I was talking in the hall a few days ago to 2 of my colleagues, one tenured and one not about the issue of going up early. My tenured colleague asked "why would you want to?". My untenured colleague said "I totally would if I could."
On a personal level, I would like to have the certainty of tenure. We moved to Prodigal City, which is far from National Lab City, because I am pretty sure I will get tenure here. I have no desire to uproot my family again after 6 years, especially since the Prodigal kids will be in school by then. Going up early means fewer years of tentative roots just in case. Professionally, I'd get a 5-6% raise (which is nice, but not really a motivator). When recruiting, I'd be able to tell students I have tenure (which can be a big deal to some students).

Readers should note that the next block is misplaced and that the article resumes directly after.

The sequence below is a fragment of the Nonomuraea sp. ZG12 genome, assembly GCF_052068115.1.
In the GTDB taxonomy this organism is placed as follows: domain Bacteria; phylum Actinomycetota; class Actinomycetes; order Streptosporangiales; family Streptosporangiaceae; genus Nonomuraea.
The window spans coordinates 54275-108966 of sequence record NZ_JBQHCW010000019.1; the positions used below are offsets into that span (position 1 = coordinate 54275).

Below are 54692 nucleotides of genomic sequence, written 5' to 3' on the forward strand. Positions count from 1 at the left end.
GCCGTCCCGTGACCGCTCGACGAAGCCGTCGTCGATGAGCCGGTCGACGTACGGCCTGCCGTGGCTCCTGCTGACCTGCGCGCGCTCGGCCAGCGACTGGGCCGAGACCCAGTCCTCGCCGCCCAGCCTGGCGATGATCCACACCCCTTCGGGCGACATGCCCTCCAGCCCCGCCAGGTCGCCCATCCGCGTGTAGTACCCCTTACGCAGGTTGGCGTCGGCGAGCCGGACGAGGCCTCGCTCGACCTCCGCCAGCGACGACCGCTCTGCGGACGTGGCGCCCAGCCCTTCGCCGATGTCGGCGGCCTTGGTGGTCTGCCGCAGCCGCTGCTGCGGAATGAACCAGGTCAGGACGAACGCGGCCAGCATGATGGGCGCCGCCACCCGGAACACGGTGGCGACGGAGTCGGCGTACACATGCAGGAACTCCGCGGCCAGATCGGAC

So what are the costs to early tenure? It is true that in my department assistant professors are somewhat protected from onerous service obligations, so I'd be giving that up. I would be giving up eligibility for "young investigator" and "new investgator" awards, but I am already not eligible for any of the shiny Federal young investigator awards anyway, since I am too far out from earning my PhD (which is totally fair, since I have a lot more experience than a new grad). If I am denied early, that could put a black mark on me for future rounds.
In the short term, going up after 3 or 4 years won't really change what I am doing. I feel like I had a great first year, and would like to capitalize on that momentum. If I can get some more funding next year, maybe it becomes worth it to push for tenure after 3 years in case I have a dry spell later. So, what would you do?